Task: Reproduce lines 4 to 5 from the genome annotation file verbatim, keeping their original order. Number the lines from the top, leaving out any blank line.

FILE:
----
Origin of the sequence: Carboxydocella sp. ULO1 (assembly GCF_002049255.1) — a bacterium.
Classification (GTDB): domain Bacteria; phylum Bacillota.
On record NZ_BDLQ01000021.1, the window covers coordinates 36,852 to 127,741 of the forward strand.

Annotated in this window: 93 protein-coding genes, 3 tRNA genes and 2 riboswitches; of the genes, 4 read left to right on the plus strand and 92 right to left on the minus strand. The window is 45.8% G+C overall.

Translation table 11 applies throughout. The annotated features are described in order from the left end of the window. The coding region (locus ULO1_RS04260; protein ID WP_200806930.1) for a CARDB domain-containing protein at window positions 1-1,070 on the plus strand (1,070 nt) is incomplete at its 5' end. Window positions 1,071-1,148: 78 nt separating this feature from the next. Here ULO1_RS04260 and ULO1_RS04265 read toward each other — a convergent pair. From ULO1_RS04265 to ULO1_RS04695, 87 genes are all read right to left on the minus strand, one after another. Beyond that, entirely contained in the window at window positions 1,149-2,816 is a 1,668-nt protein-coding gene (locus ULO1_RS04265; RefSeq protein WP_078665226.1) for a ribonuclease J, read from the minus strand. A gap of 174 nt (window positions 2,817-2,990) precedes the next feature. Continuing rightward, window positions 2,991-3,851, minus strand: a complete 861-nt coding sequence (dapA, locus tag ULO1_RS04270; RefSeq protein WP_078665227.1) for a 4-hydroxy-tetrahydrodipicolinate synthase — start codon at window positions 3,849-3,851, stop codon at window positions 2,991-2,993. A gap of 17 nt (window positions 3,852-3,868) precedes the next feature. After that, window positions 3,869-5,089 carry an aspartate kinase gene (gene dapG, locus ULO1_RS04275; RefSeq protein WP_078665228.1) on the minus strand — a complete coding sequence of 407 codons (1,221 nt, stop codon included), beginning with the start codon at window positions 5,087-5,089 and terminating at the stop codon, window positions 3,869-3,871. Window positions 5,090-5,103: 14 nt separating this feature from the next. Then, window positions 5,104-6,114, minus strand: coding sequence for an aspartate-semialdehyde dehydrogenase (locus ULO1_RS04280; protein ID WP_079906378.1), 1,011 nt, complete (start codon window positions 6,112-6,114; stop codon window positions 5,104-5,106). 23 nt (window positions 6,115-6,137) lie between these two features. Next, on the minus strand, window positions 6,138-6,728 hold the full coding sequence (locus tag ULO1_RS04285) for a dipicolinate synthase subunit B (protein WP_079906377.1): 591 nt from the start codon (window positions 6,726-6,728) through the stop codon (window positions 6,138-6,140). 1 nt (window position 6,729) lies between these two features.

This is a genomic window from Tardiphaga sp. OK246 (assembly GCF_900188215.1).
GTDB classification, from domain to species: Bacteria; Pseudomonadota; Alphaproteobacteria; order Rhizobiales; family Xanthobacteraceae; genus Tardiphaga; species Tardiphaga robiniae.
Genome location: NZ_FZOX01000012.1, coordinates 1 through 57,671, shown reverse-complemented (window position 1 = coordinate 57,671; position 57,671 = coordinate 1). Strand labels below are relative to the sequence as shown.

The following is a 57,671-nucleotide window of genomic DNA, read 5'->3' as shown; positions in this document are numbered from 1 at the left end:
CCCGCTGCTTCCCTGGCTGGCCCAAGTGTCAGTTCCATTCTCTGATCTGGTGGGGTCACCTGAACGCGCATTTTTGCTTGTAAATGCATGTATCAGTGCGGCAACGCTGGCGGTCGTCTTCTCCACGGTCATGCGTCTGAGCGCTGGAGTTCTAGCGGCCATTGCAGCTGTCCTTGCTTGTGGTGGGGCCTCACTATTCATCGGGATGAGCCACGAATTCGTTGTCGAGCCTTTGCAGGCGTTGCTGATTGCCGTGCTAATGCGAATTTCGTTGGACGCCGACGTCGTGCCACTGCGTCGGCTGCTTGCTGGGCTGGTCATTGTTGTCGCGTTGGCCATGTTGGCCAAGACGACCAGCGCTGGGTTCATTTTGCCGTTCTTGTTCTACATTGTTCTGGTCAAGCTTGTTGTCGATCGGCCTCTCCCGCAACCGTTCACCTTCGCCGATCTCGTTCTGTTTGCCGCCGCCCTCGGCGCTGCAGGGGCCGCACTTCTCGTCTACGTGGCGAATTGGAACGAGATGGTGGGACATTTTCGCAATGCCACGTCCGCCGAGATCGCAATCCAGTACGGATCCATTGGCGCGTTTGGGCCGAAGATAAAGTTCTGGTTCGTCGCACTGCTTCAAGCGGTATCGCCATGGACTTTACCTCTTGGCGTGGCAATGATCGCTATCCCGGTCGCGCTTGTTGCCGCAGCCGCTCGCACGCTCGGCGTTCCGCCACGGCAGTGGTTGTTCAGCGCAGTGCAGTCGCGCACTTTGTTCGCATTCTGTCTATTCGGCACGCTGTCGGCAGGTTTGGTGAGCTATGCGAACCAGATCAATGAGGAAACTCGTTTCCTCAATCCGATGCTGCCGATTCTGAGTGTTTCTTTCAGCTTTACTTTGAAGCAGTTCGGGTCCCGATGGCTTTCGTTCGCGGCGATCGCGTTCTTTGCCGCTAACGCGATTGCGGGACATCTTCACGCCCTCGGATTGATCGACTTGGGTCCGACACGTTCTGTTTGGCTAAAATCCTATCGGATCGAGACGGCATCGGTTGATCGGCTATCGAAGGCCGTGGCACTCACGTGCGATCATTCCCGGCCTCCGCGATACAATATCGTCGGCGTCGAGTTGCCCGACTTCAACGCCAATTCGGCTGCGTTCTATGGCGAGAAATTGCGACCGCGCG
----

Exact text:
Annotated in this window: 93 protein-coding genes, 3 tRNA genes and 2 riboswitches; of the genes, 4 read left to right on the plus strand and 92 right to left on the minus strand. The window is 45.8% G+C overall.

Translation table 11 applies throughout. The annotated features are described in order from the left end of the window. The coding region (locus ULO1_RS04260; protein ID WP_200806930.1) for a CARDB domain-containing protein at window positions 1-1,070 on the plus strand (1,070 nt) is incomplete at its 5' end. Window positions 1,071-1,148: 78 nt separating this feature from the next. Here ULO1_RS04260 and ULO1_RS04265 read toward each other — a convergent pair. From ULO1_RS04265 to ULO1_RS04695, 87 genes are all read right to left on the minus strand, one after another. Beyond that, entirely contained in the window at window positions 1,149-2,816 is a 1,668-nt protein-coding gene (locus ULO1_RS04265; RefSeq protein WP_078665226.1) for a ribonuclease J, read from the minus strand. A gap of 174 nt (window positions 2,817-2,990) precedes the next feature. Continuing rightward, window positions 2,991-3,851, minus strand: a complete 861-nt coding sequence (dapA, locus tag ULO1_RS04270; RefSeq protein WP_078665227.1) for a 4-hydroxy-tetrahydrodipicolinate synthase — start codon at window positions 3,849-3,851, stop codon at window positions 2,991-2,993. A gap of 17 nt (window positions 3,852-3,868) precedes the next feature. After that, window positions 3,869-5,089 carry an aspartate kinase gene (gene dapG, locus ULO1_RS04275; RefSeq protein WP_078665228.1) on the minus strand — a complete coding sequence of 407 codons (1,221 nt, stop codon included), beginning with the start codon at window positions 5,087-5,089 and terminating at the stop codon, window positions 3,869-3,871. Window positions 5,090-5,103: 14 nt separating this feature from the next. Then, window positions 5,104-6,114, minus strand: coding sequence for an aspartate-semialdehyde dehydrogenase (locus ULO1_RS04280; protein ID WP_079906378.1), 1,011 nt, complete (start codon window positions 6,112-6,114; stop codon window positions 5,104-5,106). 23 nt (window positions 6,115-6,137) lie between these two features. Next, on the minus strand, window positions 6,138-6,728 hold the full coding sequence (locus tag ULO1_RS04285) for a dipicolinate synthase subunit B (protein WP_079906377.1): 591 nt from the start codon (window positions 6,726-6,728) through the stop codon (window positions 6,138-6,140). 1 nt (window position 6,729) lies between these two features.